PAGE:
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Why Multiple Companies Sued Nintendo Over The Wii

Remember the class action lawsuits against Nintendo over the Joy-Con drift issue? While Nintendo finally acknowledged the problem and apologized to Switch owners in 2020, it didn't stop the lawsuits from piling up. Over five years after releasing the console, Nintendo continues to deal with legal action on the matter, with another potential lawsuit returning to the spotlight as recently as March 2022 (per Axios). Though Nintendo's Toru Yamashita revealed that newer Joy-Cons feature improved components, including those packaged with the OLED model, it looks like the company might be fielding this issue in court for a while.

This is far from Nintendo's first legal kerfuffle over a massively popular console. As chronicled by Slate, the company came out on top of the seventh console generation with the Nintendo Wii's unique design and industry-first successful implementation of motion controls. While this was a big win for Nintendo, these innovations attracted a great deal of attention from the tech world at large. After releasing the Wii in 2006, Nintendo found itself fighting off multiple patent-related lawsuits over the design of the Wiimote.

Everyone wanted a piece of the Wiimote

Unlike the concerns about the Joy-Cons' longevity, the lawsuits about the Wii Remote had more to do with its design patent. From 2008 to as recently as 2020, Nintendo has fought at least eight patent claims for the Wii Remote or its accessories and upgrades, most of which concluded in Nintendo's favor. The bulk of the patent claims surrounded the motion-tracking technology in the Wiimote, and came from firms representing tech companies Hillcrest Laboratories. As reported by Next TV, Hillcrest's 2008 suit was one of the few that ended in settlement instead of dismissal. Others focused on accessories, as was the case with Triton's filing against the Wii MotionPlus accessory that was dismissed in 2013 (per GeekWire).

The other six notable lawsuits included a 2008 claim by Motiva over a motion-sensitive fitness device (via GamesIndustry.biz); a 2013 claim from Creative Kingdoms, a theme park operator with a patent for a motion-controlled "magic wand" used in certain attractions (as reported by Bloomberg); a 2011 suit from ThinkOptics with patents for its Wavit remote (via Techdirt); another suit in 2011 from UltimatePointer alleging Nintendo had infringed on its Upoint product (per Techdirt); a 2013 suit from iLife Technologies that initially resulted in a loss for Nintendo, but was overturned in 2017 (via GamesIndustry.biz); and a 2020 suit from Genuine Enabling Tech (GET) that targeted both the Wii and the Switch before being dismissed (covered by Patent Arcade).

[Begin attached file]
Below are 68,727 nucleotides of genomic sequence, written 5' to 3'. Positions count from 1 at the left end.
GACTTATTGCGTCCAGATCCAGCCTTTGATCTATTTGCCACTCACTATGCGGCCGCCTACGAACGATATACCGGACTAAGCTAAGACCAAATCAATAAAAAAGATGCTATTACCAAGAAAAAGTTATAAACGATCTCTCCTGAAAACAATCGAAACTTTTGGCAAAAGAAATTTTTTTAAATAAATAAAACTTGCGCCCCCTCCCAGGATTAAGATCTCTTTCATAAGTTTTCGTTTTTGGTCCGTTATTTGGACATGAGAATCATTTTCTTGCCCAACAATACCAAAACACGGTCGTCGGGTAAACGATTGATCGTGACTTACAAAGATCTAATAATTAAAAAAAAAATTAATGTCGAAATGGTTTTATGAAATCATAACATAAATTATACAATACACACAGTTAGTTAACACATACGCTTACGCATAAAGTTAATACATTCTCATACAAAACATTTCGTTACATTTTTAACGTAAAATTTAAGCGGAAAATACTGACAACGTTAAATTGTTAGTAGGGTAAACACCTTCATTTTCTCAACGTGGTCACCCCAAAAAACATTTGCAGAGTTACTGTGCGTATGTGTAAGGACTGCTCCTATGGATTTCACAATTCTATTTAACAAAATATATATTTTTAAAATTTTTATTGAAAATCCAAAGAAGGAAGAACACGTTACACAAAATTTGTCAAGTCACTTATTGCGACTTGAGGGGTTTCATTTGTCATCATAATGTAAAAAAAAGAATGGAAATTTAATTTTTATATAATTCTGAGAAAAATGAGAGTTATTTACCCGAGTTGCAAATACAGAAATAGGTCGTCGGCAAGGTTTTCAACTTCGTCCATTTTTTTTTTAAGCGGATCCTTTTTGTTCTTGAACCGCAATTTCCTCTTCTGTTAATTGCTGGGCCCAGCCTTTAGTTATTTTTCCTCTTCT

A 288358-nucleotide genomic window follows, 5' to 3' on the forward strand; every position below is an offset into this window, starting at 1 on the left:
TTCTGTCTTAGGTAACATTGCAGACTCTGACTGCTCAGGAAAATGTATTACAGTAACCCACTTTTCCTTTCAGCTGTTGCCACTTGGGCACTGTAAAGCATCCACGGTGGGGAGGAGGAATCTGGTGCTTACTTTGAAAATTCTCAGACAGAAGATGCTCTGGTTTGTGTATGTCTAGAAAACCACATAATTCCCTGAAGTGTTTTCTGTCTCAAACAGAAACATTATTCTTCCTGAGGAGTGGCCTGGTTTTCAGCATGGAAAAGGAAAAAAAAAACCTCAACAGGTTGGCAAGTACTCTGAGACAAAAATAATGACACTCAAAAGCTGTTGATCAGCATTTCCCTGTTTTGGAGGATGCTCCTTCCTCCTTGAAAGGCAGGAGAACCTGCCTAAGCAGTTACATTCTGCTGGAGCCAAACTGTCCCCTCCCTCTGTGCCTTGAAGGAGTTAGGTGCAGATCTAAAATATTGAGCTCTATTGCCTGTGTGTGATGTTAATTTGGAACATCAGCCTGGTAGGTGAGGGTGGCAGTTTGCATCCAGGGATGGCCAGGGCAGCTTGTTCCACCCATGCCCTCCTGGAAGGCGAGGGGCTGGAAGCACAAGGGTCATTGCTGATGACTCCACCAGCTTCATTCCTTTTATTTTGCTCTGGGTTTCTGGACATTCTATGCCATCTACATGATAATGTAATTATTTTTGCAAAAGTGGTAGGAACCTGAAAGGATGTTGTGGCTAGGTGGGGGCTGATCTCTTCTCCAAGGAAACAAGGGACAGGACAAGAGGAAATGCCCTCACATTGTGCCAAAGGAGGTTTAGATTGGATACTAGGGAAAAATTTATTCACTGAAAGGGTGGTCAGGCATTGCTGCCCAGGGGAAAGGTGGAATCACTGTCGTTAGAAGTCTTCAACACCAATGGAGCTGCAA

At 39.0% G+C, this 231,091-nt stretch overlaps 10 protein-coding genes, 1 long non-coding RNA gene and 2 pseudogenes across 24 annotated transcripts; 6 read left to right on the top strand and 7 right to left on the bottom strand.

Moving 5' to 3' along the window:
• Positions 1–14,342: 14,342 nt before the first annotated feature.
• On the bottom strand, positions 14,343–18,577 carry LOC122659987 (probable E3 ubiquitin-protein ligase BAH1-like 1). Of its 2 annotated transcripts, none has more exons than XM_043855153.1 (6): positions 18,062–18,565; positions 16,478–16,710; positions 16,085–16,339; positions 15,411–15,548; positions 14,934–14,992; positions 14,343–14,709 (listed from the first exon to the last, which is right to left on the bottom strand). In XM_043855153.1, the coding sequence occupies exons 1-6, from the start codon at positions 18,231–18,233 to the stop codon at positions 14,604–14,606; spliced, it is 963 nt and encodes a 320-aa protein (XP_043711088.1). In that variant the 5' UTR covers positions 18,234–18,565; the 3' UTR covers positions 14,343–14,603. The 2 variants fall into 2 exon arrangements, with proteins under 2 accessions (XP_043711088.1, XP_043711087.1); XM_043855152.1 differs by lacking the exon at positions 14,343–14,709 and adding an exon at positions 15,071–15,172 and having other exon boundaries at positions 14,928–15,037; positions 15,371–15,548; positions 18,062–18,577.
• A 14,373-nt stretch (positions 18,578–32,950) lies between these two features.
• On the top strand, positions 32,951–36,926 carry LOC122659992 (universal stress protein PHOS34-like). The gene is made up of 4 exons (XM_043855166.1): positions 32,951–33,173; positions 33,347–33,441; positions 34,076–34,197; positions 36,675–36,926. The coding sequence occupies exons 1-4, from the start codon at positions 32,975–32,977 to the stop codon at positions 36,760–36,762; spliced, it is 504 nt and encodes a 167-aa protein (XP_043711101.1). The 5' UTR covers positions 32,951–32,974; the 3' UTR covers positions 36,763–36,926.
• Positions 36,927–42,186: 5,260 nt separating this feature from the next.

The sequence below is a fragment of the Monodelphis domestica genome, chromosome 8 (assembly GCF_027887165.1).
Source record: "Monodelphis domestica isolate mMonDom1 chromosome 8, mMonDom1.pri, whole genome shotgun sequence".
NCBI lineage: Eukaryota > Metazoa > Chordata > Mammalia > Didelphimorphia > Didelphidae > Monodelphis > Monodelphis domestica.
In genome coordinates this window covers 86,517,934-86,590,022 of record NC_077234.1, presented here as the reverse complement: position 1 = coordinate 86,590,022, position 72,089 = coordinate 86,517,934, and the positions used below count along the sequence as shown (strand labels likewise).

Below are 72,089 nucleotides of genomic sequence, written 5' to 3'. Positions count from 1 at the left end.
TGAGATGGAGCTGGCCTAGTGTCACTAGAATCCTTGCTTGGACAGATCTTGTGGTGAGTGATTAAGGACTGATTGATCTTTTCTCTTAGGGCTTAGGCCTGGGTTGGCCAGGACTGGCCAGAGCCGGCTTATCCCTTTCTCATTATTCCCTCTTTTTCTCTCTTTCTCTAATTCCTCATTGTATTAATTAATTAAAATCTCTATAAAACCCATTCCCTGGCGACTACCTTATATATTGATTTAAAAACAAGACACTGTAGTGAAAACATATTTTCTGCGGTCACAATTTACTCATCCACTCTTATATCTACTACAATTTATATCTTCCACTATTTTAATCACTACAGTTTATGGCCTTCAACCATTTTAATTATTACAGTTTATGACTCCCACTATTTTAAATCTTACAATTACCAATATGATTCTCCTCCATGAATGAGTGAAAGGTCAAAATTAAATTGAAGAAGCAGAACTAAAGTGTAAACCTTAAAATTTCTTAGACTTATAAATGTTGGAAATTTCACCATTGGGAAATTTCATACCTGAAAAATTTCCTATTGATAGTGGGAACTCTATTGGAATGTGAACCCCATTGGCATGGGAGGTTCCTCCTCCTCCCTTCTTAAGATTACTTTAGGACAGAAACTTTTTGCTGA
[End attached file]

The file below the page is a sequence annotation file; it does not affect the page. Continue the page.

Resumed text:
Multiple parties point towards patent trolling

While publications like VentureBeat, FindLaw, and NintendoSoup have painted plaintiff companies as "patent trolls," not all of them strictly meet the technical definition: a non-practicing entity that hoards patents for the sole purpose of litigation profits with no intention to develop them into working technology (as defined by Cornell Law School). Still, even the courts expressed that many of these suits were unscrupulous.

According to FindLaw, UltimatePointer's claims were described as "vexatious and wanton" conduct after it tried to overturn the initial ruling in 2016. Motiva, which took Nintendo back to court in 2012 and 2013 over the same two patents it claimed in 2008, was called out by the Court of Appeals for looking forward to "financial gains" from the litigation instead of genuinely attempting to protect and sell its technology (per GamesIndustry.biz). In the case of ThinkOptic, Techdirt pointed out that the company didn't apply for its related patents until 2005 — the same year that Nintendo revealed the Wii to the world after having already developed the majority of it. 

Lawsuits regarding its other products aside, Nintendo's track record for defending the Wii in court is quite extensive. Unfortunately for the gaming giant, legal troubles over the Wii aren't over quite yet despite the console itself being over a decade old. According to Reuters, the 2020 GET suit has been revived, and it remains to be seen if the Wii's court record will remain undefeated.